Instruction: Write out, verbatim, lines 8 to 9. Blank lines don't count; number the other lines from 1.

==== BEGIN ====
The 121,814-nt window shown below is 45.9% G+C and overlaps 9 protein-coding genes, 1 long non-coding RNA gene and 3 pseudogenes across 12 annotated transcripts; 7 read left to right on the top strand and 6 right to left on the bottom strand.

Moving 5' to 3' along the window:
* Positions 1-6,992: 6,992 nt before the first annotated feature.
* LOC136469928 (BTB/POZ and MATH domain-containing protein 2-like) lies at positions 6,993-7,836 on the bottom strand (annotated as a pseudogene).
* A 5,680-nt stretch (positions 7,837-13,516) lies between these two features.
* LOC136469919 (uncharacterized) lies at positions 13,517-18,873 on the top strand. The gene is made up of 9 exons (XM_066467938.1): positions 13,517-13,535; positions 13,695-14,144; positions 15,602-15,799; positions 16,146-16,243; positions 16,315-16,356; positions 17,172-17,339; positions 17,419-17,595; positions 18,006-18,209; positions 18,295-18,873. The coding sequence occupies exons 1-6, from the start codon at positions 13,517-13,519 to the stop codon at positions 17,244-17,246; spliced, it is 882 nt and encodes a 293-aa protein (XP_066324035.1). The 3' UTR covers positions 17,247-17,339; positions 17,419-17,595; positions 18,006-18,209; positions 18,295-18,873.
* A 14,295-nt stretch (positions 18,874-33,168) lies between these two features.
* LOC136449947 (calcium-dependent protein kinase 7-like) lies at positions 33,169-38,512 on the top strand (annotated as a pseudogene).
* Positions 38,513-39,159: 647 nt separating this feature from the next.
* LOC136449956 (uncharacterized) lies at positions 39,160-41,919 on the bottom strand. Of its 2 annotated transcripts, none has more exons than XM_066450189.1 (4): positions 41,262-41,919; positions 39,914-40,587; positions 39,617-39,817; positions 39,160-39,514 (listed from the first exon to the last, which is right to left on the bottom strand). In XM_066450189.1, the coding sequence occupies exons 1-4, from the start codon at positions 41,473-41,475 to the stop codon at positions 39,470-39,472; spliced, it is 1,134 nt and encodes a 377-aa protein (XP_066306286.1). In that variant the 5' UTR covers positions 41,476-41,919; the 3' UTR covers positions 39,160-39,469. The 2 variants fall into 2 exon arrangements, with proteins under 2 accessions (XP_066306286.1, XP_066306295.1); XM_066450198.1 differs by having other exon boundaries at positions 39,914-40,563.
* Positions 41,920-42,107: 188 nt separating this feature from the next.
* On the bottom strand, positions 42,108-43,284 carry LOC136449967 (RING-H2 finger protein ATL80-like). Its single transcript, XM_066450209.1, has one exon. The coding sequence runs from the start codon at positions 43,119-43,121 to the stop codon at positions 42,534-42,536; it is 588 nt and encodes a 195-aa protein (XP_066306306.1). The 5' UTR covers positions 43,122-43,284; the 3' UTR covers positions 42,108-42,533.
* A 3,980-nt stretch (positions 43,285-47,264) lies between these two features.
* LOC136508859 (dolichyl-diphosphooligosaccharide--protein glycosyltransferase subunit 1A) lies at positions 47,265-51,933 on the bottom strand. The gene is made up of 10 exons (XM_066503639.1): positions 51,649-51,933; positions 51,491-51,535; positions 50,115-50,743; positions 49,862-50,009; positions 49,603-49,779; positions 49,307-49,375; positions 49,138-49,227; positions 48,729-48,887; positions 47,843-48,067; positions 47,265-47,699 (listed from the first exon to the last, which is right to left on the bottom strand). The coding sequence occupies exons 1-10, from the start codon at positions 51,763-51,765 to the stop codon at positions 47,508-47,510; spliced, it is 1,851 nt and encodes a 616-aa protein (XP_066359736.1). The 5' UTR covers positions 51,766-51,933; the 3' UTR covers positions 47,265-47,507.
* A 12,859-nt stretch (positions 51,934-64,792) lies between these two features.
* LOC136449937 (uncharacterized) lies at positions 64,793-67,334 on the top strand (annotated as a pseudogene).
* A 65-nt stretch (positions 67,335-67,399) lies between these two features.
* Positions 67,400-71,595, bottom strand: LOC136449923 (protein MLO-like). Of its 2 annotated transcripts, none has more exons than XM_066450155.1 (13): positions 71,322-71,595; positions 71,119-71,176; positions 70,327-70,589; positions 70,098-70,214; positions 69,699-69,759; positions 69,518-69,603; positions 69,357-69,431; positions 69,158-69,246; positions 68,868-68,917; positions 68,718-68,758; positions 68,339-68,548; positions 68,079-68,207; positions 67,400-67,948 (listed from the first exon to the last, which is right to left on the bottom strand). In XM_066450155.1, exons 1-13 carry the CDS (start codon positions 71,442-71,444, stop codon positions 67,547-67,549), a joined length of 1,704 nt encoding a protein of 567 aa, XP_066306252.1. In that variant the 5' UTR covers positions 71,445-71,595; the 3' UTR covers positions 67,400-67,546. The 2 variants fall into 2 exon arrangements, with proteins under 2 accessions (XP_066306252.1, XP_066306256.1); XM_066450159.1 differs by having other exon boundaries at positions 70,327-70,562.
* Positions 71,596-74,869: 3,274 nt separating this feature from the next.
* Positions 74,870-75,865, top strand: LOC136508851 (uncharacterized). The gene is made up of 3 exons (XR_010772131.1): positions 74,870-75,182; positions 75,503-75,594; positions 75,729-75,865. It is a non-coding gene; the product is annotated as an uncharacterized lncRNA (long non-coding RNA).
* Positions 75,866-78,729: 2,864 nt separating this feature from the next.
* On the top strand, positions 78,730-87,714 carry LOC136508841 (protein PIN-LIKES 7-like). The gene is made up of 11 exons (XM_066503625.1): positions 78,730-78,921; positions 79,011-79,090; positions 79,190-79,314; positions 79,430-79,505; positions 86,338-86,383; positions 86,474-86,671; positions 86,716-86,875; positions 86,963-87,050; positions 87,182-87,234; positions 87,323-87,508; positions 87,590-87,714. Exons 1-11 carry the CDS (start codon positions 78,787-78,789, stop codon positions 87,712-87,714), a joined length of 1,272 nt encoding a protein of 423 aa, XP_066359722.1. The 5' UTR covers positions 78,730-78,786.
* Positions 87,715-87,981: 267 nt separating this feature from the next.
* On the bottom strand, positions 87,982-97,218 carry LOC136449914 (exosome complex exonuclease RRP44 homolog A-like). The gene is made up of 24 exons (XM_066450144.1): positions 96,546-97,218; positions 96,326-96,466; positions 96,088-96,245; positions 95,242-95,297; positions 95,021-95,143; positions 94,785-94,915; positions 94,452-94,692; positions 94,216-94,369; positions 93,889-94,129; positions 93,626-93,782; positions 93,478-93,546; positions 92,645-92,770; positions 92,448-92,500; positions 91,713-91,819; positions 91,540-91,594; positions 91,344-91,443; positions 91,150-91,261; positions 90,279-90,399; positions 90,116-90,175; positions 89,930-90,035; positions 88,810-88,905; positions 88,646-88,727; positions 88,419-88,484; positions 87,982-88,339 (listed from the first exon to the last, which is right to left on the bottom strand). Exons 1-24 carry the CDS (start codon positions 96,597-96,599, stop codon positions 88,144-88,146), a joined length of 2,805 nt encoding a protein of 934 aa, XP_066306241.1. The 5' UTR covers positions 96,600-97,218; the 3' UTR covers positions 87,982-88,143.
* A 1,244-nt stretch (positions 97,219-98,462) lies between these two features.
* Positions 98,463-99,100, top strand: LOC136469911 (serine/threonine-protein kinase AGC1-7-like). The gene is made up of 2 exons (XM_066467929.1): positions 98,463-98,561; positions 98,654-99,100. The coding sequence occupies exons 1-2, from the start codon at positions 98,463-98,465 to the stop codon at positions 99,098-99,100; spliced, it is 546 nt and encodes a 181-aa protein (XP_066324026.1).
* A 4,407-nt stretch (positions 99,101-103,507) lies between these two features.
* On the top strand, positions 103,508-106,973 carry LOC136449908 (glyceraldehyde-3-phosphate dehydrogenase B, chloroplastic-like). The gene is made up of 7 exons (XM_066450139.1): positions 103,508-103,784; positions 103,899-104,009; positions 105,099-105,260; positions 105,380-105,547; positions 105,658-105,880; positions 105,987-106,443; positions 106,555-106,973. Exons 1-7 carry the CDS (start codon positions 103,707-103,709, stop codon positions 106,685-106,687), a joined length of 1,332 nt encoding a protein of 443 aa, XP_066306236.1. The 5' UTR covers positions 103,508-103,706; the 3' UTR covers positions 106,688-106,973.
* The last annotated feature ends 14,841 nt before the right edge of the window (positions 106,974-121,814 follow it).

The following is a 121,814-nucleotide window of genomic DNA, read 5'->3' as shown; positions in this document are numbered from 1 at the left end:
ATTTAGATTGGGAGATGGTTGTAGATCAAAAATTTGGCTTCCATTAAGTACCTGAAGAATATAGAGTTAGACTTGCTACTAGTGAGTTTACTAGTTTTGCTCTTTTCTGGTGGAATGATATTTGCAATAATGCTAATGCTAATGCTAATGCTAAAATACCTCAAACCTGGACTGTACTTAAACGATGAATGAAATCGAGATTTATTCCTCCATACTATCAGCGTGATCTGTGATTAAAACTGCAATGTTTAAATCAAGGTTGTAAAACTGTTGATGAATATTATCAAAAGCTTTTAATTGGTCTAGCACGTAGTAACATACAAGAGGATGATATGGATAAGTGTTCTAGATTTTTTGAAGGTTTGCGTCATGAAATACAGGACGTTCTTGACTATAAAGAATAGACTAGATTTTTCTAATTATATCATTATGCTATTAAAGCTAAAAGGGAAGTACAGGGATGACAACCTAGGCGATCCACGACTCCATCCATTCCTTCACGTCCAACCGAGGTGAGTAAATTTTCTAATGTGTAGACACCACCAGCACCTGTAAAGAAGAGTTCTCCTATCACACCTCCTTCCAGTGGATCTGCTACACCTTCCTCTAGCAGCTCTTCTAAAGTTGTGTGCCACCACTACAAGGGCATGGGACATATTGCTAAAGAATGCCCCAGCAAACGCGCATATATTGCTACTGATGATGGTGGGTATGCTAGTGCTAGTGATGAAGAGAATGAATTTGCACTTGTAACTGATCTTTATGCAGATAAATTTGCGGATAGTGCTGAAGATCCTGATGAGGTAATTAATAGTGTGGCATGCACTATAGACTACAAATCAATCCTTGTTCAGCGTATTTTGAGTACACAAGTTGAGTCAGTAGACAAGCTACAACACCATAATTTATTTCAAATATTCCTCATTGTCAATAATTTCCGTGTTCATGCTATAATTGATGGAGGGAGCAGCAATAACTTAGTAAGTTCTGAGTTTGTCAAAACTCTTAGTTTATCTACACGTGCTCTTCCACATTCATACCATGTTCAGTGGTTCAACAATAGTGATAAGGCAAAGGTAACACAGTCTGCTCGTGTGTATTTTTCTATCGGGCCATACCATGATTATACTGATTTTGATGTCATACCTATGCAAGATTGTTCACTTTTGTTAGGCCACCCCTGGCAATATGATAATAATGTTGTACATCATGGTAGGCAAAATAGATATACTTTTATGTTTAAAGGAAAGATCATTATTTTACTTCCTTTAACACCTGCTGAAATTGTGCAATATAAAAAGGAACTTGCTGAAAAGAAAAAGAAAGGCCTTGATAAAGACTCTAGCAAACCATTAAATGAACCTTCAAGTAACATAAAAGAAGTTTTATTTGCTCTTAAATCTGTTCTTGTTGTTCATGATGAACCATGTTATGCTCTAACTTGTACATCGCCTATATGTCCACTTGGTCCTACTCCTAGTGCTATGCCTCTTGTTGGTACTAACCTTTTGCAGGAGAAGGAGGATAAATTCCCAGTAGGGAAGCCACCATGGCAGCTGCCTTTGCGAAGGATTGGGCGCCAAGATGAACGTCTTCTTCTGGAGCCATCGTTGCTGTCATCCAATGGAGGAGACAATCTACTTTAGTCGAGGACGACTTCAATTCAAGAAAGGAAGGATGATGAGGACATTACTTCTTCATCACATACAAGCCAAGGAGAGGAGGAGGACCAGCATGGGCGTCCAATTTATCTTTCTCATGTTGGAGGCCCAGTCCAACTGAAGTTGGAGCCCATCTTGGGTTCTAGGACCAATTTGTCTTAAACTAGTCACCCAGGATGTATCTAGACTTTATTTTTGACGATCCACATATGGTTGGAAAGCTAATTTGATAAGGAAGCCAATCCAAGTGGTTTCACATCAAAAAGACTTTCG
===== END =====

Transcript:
* LOC136449947 (calcium-dependent protein kinase 7-like) lies at positions 33,169-38,512 on the top strand (annotated as a pseudogene).
* Positions 38,513-39,159: 647 nt separating this feature from the next.